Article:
Early American Literature invites proposals for a special issue, “Reframing 1620.”

Its first peoples called themselves “Wôpanâak”--people of the first light. It had been their homeland for thousands of years, before Europeans began to appear along its shores. English colonists who arrived to stay, in 1620, saw it as “Plymouth.”
 
The year 2020 will mark the 400th anniversary of the establishment of Plymouth colony, the first permanent English settlement in the American northeast. This anniversary is certain to inspire new scholarly discussion. While recent scholarship has often turned to other sites of encounter and colonialism, Plymouth retains a tight grip on the American imagination. Its founding has an indelible place in popular memory. And the histories of this place, and these peoples, remain relevant. As is evident in the Mashpee Wampanoag Tribe’s ongoing struggle to protect its sovereignty and self-determination, the legacies of Plymouth’s founding continue to unfold.
 
What new approaches to Plymouth colony—and Wampanoag country—will yield new insights? What lessons remain to be culled? This special issue of Early American Literature will explore the evolution of historical and literary scholarship on Plymouth and its surrounding history and mythology. We seek papers reflecting new approaches to Plymouth colony, its history and literature, its environs, its associated characters, and its legacies, including its connections to and effect on Native communities, American identity, and historical memory.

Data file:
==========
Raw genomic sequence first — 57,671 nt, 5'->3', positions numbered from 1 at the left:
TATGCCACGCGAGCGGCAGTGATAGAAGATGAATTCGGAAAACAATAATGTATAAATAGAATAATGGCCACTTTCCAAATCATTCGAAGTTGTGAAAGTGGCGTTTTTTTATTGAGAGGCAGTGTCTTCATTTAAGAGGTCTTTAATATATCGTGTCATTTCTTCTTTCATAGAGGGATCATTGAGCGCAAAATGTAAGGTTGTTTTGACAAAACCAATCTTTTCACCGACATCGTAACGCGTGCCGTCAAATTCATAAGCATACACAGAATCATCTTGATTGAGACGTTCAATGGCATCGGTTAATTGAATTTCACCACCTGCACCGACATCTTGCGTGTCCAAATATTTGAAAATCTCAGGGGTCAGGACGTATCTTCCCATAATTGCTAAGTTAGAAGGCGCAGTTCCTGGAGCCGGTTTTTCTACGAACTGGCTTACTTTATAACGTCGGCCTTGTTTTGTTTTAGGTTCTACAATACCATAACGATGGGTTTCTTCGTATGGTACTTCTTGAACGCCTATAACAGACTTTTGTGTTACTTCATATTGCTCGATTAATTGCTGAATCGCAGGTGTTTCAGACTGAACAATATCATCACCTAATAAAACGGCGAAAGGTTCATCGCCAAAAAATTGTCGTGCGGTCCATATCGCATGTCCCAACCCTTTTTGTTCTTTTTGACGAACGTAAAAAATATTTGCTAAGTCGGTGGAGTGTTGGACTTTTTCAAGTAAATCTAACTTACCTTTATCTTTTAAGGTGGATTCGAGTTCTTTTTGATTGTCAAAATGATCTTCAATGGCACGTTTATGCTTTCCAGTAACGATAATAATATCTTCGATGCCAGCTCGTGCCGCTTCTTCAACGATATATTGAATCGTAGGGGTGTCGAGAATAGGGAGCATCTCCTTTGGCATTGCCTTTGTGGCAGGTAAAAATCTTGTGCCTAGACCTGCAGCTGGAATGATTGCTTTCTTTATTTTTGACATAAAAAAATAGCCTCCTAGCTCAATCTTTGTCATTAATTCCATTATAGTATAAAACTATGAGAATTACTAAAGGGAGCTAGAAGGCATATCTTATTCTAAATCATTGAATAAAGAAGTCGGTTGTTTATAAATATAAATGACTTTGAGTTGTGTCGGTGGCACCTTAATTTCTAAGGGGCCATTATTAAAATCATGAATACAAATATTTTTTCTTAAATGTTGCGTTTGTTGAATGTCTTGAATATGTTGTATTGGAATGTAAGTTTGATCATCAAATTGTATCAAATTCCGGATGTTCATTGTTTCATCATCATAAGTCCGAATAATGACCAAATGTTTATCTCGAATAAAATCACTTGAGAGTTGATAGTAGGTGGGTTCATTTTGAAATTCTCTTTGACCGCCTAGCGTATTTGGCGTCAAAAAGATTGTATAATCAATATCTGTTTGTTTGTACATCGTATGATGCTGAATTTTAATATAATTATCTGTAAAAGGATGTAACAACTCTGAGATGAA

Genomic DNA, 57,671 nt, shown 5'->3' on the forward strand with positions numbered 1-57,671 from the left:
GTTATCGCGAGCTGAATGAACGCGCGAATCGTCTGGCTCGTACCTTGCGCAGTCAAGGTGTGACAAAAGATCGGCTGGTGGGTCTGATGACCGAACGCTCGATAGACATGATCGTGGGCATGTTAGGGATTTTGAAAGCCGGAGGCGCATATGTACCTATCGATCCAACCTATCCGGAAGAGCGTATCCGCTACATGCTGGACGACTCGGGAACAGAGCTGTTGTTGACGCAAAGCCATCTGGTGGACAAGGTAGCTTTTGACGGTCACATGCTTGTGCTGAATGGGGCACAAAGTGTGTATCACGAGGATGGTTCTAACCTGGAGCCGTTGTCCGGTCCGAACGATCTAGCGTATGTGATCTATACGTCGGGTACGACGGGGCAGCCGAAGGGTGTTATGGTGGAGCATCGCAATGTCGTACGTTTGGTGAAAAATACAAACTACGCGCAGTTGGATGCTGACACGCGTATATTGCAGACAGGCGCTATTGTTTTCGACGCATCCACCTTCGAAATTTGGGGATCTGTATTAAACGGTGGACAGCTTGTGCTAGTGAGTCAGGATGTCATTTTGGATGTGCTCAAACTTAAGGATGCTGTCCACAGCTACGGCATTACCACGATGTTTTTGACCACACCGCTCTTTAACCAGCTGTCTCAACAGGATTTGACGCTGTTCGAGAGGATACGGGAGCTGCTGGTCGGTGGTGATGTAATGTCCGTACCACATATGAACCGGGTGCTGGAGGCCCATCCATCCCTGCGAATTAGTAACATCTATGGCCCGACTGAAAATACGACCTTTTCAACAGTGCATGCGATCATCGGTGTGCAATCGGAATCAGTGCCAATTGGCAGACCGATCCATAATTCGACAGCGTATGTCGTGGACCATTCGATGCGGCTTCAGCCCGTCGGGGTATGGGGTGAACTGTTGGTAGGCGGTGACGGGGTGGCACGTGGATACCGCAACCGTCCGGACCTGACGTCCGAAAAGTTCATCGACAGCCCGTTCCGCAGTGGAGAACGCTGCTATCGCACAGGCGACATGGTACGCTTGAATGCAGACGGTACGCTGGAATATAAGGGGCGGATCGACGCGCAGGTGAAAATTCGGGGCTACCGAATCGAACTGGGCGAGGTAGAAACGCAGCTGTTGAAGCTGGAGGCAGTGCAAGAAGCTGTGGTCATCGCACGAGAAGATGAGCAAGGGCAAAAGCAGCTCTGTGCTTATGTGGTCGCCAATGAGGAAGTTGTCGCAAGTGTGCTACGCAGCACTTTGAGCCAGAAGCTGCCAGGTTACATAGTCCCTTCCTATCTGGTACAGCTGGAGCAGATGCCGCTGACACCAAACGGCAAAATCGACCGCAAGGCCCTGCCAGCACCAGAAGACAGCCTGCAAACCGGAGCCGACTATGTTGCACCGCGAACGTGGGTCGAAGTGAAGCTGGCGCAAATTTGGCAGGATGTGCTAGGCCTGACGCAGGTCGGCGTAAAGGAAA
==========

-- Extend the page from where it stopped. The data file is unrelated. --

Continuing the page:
The histories and stories that have framed 1620 should be reconsidered to reflect the multiple dimensions of Plymouth in Wampanoag country. Therefore, we seek to reframe 1620 in a special issue of EAL as a collaborative format. No one article needs to attempt to do it all, but the multiple voices that will comprise the issue will be an attempt to reflect the multivalent nature of 1620. We welcome articles on narration, identity, race, culture, material culture and book history, language, medicine, religion, politics, communication, economics, geography and the environment.
The issue will be guest-edited by Katherine Grandjean (Wellesley College) and Sarah Schuetze (University of Wisconsin-Green Bay). Final articles, running c. 8,000 words, will be peer reviewed. The journal projects a publication date of late 2020 or early 2021.
 
Please send 250–word proposals by July 15th to Katherine Grandjean (kgrandje@wellesley.edu) and Sarah Schuetze (sarahcschuetze@gmail.com). Complete essays of selected proposals will be due to the guest editors by October 15th.
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